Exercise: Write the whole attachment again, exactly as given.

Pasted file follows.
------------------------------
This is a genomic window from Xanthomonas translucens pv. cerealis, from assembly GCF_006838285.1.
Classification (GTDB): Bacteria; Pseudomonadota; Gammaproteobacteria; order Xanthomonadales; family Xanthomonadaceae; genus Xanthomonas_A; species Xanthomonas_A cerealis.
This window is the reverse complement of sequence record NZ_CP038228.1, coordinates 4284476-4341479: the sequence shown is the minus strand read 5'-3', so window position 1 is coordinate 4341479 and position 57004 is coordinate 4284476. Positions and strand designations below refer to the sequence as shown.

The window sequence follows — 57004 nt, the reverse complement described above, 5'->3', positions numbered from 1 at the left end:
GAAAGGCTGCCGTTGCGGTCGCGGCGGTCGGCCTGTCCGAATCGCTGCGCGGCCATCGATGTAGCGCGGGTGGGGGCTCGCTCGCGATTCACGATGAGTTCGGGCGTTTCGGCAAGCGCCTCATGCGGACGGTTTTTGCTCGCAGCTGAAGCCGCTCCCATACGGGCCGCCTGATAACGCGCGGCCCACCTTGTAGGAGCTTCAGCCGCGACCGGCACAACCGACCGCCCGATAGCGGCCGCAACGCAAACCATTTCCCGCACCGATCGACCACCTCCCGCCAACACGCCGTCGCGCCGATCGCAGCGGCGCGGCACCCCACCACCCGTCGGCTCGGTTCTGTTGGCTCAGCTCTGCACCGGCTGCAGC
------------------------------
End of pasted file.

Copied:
This is a genomic window from Xanthomonas translucens pv. cerealis, from assembly GCF_006838285.1.
Classification (GTDB): Bacteria; Pseudomonadota; Gammaproteobacteria; order Xanthomonadales; family Xanthomonadaceae; genus Xanthomonas_A; species Xanthomonas_A cerealis.
This window is the reverse complement of sequence record NZ_CP038228.1, coordinates 4284476-4341479: the sequence shown is the minus strand read 5'-3', so window position 1 is coordinate 4341479 and position 57004 is coordinate 4284476. Positions and strand designations below refer to the sequence as shown.

The window sequence follows — 57004 nt, the reverse complement described above, 5'->3', positions numbered from 1 at the left end:
GAAAGGCTGCCGTTGCGGTCGCGGCGGTCGGCCTGTCCGAATCGCTGCGCGGCCATCGATGTAGCGCGGGTGGGGGCTCGCTCGCGATTCACGATGAGTTCGGGCGTTTCGGCAAGCGCCTCATGCGGACGGTTTTTGCTCGCAGCTGAAGCCGCTCCCATACGGGCCGCCTGATAACGCGCGGCCCACCTTGTAGGAGCTTCAGCCGCGACCGGCACAACCGACCGCCCGATAGCGGCCGCAACGCAAACCATTTCCCGCACCGATCGACCACCTCCCGCCAACACGCCGTCGCGCCGATCGCAGCGGCGCGGCACCCCACCACCCGTCGGCTCGGTTCTGTTGGCTCAGCTCTGCACCGGCTGCAGC